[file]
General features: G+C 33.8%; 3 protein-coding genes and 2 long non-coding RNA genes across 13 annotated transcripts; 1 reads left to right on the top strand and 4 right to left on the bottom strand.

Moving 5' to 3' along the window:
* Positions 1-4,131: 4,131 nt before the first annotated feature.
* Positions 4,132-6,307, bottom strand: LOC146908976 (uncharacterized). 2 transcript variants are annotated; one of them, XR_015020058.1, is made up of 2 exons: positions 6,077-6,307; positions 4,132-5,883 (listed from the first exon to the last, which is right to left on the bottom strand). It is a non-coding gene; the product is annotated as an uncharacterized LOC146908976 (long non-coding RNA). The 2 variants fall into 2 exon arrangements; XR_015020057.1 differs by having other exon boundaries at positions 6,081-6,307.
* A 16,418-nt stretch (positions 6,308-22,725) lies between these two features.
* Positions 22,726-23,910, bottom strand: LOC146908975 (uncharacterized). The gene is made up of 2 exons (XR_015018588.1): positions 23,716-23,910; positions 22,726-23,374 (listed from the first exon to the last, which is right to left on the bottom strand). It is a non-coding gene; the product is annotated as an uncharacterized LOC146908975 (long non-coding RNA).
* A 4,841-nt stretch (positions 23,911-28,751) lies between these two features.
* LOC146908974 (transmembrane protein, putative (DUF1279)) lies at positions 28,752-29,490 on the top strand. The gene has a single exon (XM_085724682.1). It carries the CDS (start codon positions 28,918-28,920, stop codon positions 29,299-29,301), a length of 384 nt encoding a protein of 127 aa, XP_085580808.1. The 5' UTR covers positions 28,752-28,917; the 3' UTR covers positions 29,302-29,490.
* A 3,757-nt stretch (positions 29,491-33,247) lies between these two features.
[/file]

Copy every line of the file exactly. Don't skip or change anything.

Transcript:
General features: G+C 33.8%; 3 protein-coding genes and 2 long non-coding RNA genes across 13 annotated transcripts; 1 reads left to right on the top strand and 4 right to left on the bottom strand.

Moving 5' to 3' along the window:
* Positions 1-4,131: 4,131 nt before the first annotated feature.
* Positions 4,132-6,307, bottom strand: LOC146908976 (uncharacterized). 2 transcript variants are annotated; one of them, XR_015020058.1, is made up of 2 exons: positions 6,077-6,307; positions 4,132-5,883 (listed from the first exon to the last, which is right to left on the bottom strand). It is a non-coding gene; the product is annotated as an uncharacterized LOC146908976 (long non-coding RNA). The 2 variants fall into 2 exon arrangements; XR_015020057.1 differs by having other exon boundaries at positions 6,081-6,307.
* A 16,418-nt stretch (positions 6,308-22,725) lies between these two features.
* Positions 22,726-23,910, bottom strand: LOC146908975 (uncharacterized). The gene is made up of 2 exons (XR_015018588.1): positions 23,716-23,910; positions 22,726-23,374 (listed from the first exon to the last, which is right to left on the bottom strand). It is a non-coding gene; the product is annotated as an uncharacterized LOC146908975 (long non-coding RNA).
* A 4,841-nt stretch (positions 23,911-28,751) lies between these two features.
* LOC146908974 (transmembrane protein, putative (DUF1279)) lies at positions 28,752-29,490 on the top strand. The gene has a single exon (XM_085724682.1). It carries the CDS (start codon positions 28,918-28,920, stop codon positions 29,299-29,301), a length of 384 nt encoding a protein of 127 aa, XP_085580808.1. The 5' UTR covers positions 28,752-28,917; the 3' UTR covers positions 29,302-29,490.
* A 3,757-nt stretch (positions 29,491-33,247) lies between these two features.